20. For what follows, see Louis Bouyer, The Word, Church, and Sacraments in Protestantism and Catholicism (London: Chapman, 1961); Gary Macy, The Theologies of the Eucharist in the Early Scholastic Period (Oxford: Clarendon Press, 1984); Brian A. Gerrish, Grace and Gratitude: The Eucharistic Theology of John Calvin (Philadelphia: Fortress Press, 1993); James F. White, The Sacraments in Protestant Practice and Faith (Nashville, TN: Abingdon Press, 1999).
21. Hermann Sasse, This Is My Body: Luther's Contention for the Real Presence in the Sacrament of the Altar (Minneapolis: Augsburg Press, 1959).
22. Charles Taylor, Modern SocialImaginaries (Durham, NC: Duke University Press, 2004).
23. Robert Whalen, "George Herbert's Sacramental Puritanism," Renaissance Quarterly 54 (2001): 1273-1307.
24. For some of these issues, see Marcel Gauchet, The Disenchantment of the World: A Political History of Religion (Princeton, NJ: Princeton University Press, 1997).
25. For the debates, see Dewey D. Wallace, Puritans and Predestination: Grace in English Protestant Theology, 1525-1695 (Chapel Hill: University of North Carolina Press, 1982); Richard A. Muller, Christ and the Decree: Christology and Predestination in Reformed Theology from Calvin to Perkins (Grand Rapids, MI: Baker Book House, 1988).
26. For the point, see Alister E. McGrath, The Genesis of Doctrine (Oxford: Blackwell, 1990).
27. The best account is Robert Kolb, Bound Choice, Election, and Wittenberg Theological Method: From Martin Luther to the Formula of Concord (Grand Rapids, MI: Eerdmans, 2005).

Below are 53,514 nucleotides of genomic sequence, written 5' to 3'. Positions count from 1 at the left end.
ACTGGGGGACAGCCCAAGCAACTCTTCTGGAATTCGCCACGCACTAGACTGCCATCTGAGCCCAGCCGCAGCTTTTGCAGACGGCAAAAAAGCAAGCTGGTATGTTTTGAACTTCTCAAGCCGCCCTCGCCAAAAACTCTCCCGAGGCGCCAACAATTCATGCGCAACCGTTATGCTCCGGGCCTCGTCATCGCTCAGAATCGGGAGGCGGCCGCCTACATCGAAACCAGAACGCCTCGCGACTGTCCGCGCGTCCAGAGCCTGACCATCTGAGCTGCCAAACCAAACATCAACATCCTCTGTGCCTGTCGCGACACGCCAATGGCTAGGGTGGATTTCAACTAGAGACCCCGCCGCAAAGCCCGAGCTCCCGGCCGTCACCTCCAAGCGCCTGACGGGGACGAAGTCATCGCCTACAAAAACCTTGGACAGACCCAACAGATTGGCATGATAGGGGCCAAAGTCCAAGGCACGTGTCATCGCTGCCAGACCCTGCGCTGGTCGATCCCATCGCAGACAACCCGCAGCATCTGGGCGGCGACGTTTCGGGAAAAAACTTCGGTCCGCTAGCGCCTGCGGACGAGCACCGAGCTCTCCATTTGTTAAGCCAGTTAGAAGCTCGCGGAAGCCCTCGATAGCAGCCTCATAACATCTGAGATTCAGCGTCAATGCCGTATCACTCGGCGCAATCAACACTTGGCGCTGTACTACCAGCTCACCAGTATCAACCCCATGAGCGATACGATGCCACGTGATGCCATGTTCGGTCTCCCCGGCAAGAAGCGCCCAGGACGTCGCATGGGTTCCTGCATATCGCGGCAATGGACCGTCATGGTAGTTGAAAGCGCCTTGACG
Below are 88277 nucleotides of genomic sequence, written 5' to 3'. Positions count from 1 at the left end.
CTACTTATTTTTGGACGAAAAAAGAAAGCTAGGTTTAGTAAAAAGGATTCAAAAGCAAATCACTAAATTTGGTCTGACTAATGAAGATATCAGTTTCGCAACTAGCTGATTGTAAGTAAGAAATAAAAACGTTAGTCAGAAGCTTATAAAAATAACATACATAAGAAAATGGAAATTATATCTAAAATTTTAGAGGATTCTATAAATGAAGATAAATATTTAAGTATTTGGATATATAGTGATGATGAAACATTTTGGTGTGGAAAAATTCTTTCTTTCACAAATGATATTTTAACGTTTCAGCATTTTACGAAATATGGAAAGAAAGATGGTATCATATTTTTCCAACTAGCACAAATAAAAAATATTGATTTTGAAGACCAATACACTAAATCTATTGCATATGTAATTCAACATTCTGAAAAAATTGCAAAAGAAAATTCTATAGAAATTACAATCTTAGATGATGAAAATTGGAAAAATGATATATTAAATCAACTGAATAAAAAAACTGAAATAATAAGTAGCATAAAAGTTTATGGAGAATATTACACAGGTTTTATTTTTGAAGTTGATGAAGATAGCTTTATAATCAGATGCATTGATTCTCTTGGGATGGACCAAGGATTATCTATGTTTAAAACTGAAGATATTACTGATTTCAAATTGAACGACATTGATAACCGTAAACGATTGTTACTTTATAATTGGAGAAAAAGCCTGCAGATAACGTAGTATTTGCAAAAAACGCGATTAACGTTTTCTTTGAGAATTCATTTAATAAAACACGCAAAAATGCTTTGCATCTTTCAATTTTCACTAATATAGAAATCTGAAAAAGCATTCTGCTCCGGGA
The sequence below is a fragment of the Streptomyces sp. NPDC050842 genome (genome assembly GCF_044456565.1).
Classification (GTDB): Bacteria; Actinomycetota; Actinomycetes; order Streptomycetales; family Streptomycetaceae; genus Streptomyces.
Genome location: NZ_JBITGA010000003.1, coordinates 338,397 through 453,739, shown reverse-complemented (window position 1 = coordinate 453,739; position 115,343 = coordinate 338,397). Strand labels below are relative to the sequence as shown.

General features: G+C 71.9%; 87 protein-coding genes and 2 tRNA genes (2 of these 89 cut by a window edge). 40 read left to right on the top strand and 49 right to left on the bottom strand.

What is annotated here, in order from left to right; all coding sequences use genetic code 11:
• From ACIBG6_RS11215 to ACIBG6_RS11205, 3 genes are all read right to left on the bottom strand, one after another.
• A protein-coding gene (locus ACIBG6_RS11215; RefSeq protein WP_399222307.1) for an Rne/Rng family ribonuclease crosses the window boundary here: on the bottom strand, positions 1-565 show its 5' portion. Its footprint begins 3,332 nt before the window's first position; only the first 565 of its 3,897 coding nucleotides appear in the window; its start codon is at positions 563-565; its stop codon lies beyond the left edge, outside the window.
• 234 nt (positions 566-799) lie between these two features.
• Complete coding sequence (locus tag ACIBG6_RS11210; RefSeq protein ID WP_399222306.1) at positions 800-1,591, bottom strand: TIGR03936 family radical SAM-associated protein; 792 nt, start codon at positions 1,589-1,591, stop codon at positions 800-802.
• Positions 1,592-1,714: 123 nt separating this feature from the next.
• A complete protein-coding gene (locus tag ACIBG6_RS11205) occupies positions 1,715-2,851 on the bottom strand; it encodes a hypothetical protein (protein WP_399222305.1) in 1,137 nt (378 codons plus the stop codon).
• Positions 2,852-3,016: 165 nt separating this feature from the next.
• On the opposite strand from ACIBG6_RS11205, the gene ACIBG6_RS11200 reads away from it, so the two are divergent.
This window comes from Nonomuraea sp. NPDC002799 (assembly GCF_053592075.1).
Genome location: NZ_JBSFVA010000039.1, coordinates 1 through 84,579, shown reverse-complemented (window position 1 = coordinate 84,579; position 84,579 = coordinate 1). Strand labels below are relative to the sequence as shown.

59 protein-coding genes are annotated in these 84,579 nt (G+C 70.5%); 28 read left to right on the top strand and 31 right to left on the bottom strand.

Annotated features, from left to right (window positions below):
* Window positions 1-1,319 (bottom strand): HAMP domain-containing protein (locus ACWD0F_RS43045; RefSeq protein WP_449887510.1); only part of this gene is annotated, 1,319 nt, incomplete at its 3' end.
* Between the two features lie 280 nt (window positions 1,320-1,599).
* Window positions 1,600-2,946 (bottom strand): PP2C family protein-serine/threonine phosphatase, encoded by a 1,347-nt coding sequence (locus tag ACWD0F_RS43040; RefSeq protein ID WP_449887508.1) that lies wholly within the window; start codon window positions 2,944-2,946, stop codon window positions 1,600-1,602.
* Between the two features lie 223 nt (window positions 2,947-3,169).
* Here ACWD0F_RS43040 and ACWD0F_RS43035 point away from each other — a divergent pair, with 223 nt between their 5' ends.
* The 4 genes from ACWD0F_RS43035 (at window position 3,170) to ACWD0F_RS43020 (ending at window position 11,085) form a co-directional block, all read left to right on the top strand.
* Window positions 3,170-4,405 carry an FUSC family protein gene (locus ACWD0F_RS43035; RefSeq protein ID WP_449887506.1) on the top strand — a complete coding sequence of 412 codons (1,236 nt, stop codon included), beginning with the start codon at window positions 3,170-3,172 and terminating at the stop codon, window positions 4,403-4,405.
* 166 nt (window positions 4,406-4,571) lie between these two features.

28. See Adolar Zumkeller, "Hugolin von Orvieto über Prädestination, Rechtfertigung, und Verdienst,"Augustiniana 4 (1954): 109-56; 5 (1955): 5-51.
29. Lutheran Church (Missouri Synod), "Brief Statement," articles 33-35 (on the election of grace). I have taken the liberty of restating this excerpt using inclusive language.
30. The best study of the origins and emergence of these ideas remains A. W. Harrison, The Beginnings of Arminianism to the Synod of Dort (London: University of London Press, 1926).
31. Herbert B. McGonigle, Sufficient Saving Grace: John Wesley's Evangelical Arminianism (Carlisle, UK: Paternoster Press, 2001).
32. C. H. Spurgeon's Autobiography: Compiled from His Diary, Letters, and Records, edited by Susannah Spurgeon and W. J. Harrald, 4 vols. (London: Passmore and Alabaster, 1900), 1:173. Spurgeon's later comments may be noted: "Although upon doctrines of grace our views differ from those avowed by Arminian Methodists, we have usually found that on the great evangelical truths we are in full agreement, and we have been comforted by the belief that Wesleyans were solid upon the central doctrines" (The Sword and the Trowel, May 1891).
33. For a discussion, see Alister E. McGrath, A Brief History of Heaven (Oxford: Blackwell, 2002).
34. E. Beatrice Batson, John Bunyan: Allegory and Imagination (Totowa, NJ: Barnes & Noble, 1984).
35. Barton Levi St. Armaud, "Paradise Deferred: The Image of Heaven in the Work of Emily Dickinson and Elizabeth Stuart Phelps," American Quarterly 29 (1977):
36. James Martin, The Last Judgment in Protestant Theology (Edinburgh: Oliver & Boyd, 1963).
37. See Tony Gray, "Destroyed For Ever: An Examination of the Debates Concerning Annihilation and Conditional Immortality," Themelios 21 (1996): 14-18.
38. See the discussion in Jeffrey Burton Russell, Paradise Mislaid: How We Lost Heaven—And How We Can Regain It (Oxford: Oxford University Press, 2006).
39. Richard Landes, "On Owls, Roosters, and Apocalyptic Time: A Historical Method for Reading a Refractory Documentation," Union Seminary Quarterly Review 49 (1996): 165-85.
40. For the history of the interpretation of this biblical work, see Kenneth G. C. Newport, Apocalypse and Millennium: Studies in Biblical Eisegesis (Cambridge: Cambridge University Press, 2000).